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Summary for 1017 Minor ST / Parcel ID 2680670000 / Inv #

Historic Name: Gainsborough Common Name: Gainsborough
Style: French Neighborhood: First Hill
Built By: Year Built: 1930
In the opinion of the survey, this property appears to meet the criteria of the National Register of Historic Places.
In the opinion of the survey, this property appears to meet the criteria of the Seattle Landmarks Preservation Ordinance.
In the opinion of the survey, this property is located in a potential historic districe (National and/or local).
This is one of three luxury high-rise apartment buildings designed by Earle W. Morrison on First Hill in the late 1920s. In the 1880s-90s, First Hill, with views and proximity to downtown, developed as the premier residential neighborhood, with the city's finest mansions. However, by the early 20th Century, apartment buildings and residential hotels, many quite luxurious, began appearing. It was not surprising that, during the 1920s apartment building boom, some of the most urbane and sophisticated buildings were constructed on First Hill, confirming that it was still a desirable address. First Hill also had the tallest buildings outside of downtown. Though matching the nearby 1223 Spring Apartments in scale and massing, the Gainsborough contains more units per floor and lacks such amenities as servants' quarters. However, the four-to-six room apartments are larger than most, and have features such as oak parquet flooring and cove molding. It was converted to condominiums in 1980, and is well maintained, with good physical integrity, including its original wood sash. However, the original roofline has been compromised by the addition of dormers on the penthouse. Earl W. Morrison (d. 1955) practiced in Spokane before moving to Seattle in 1926, just in time to take advantage of the city’s apartment building boom. He specialized in high-rise buildings, especially apartments. His major works include the Olive Tower Apartments (1928),) 1223 Spring Apartments (1929) and the Nettleton (now 1000 8th Avenue Apartments, 1949).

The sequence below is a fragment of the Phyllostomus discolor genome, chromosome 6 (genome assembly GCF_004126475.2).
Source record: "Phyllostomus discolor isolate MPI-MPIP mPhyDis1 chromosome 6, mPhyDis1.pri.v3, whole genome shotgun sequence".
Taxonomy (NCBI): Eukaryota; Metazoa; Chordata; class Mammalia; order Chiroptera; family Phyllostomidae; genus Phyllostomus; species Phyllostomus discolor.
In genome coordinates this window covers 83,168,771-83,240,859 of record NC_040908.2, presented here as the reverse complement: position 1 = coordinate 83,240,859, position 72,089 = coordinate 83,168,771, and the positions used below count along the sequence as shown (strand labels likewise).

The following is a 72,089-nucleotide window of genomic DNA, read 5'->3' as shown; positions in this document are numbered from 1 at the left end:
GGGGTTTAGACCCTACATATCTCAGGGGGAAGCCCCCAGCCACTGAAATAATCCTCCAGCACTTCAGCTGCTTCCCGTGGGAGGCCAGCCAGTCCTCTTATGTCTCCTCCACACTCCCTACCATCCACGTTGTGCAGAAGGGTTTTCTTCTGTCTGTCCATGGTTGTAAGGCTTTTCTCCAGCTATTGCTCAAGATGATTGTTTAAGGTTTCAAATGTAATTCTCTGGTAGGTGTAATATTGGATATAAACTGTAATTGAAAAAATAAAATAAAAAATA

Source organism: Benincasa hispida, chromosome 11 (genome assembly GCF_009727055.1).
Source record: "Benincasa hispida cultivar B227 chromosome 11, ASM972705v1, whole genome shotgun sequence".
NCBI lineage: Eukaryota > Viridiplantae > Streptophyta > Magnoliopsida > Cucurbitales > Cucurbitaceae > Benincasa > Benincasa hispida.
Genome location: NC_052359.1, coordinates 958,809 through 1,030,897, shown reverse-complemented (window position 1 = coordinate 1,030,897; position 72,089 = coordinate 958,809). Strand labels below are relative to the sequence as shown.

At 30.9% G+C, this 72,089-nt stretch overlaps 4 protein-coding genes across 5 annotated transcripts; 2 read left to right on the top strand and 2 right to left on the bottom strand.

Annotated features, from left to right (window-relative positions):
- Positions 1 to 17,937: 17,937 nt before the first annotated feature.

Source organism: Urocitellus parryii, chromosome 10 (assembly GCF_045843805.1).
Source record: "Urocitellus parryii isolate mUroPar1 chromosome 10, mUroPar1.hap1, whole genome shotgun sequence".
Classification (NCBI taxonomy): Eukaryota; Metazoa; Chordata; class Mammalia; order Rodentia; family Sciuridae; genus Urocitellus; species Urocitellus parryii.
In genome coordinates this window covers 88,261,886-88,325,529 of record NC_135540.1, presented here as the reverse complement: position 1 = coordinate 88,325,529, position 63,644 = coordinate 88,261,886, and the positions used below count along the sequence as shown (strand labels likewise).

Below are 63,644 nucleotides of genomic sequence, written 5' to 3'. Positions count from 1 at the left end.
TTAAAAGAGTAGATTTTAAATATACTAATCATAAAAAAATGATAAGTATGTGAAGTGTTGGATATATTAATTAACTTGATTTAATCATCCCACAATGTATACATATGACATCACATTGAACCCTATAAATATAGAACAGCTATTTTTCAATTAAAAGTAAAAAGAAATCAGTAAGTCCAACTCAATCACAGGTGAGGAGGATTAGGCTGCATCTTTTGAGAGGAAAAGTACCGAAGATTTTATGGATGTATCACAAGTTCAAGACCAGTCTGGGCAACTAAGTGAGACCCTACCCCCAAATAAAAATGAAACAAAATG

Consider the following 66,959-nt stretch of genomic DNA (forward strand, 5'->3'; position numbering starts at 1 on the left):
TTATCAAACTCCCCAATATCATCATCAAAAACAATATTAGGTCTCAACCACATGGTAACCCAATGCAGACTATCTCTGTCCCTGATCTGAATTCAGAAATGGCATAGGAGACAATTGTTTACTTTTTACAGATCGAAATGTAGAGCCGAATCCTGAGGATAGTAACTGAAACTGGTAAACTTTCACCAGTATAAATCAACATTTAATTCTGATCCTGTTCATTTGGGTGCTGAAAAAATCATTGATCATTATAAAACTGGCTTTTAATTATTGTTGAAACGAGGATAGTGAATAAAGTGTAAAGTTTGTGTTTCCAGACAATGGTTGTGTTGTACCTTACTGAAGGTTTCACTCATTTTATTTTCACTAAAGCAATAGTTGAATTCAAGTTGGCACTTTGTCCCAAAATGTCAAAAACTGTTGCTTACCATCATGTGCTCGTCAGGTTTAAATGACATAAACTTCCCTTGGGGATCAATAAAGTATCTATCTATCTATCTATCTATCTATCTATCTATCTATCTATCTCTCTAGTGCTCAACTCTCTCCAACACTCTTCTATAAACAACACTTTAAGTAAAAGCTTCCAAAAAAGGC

The Gainsborough is a 14-story reinforced concrete structure with an I-shaped plan. The recessed central shaft is clad with light-colored brick veneer and flanked by projecting end bays rising from a stone-faced base to a steeply-pitched roof containing a single penthouse unit. An exceptionally wide terra cotta stringcourse ornamened with a shell motif marks the transiton from stone to brick at the sill level of the third story. A deep, richly-decorated terra cotta belt course caps the intervening nine stories and emphasizes the transition to the diamond-patterned brickwok of the twelfth and thirteenth stories Terra cotta ornament of faintly Chateauesque design also embellishes these upper two stories, terminating in a fanciful gable-roofed wall dormer topped with finials at the top of each of the end bays. A projecting three-arched loggia of richly detailed terra cotta surrounds a recessed entryway.

Detail for 1017 Minor ST / Parcel ID 2680670000 / Inv #

Status: Yes - Inventory
Classication: Building District Status:
Cladding(s): Brick, Stone, Terra cotta Foundation(s): Concrete - Poured
Roof Type(s): Hip Roof Material(s): Unknown
Building Type: Domestic - Multiple Family Plan: Other
Structural System: Concrete - Poured No. of Stories: fourteen
Unit Theme(s): Architecture/Landscape Architecture, Community Planning/Development
Changes to Original Cladding: Intact
Changes to Plan: Slight
Changes to Windows: Intact
Major Bibliographic References
Sound Transit, Historic and Archaeological Report, Draft Environmental Impact Statement, 1998.
Shaping Seattle Architecture: A Historical Guide to the Architects. Jeffrey Karl Ochsner, ed. Seattle: University of Washington Press, 1994.
King County Tax Assessor Records, ca. 1932-1972.
City of Seattle, Department of Planning and Development, Microfilm Records.

Photo collection for 1017 Minor ST / Parcel ID 2680670000 / Inv #

Photo taken Mar 08, 2006

Photo taken Mar 08, 2006
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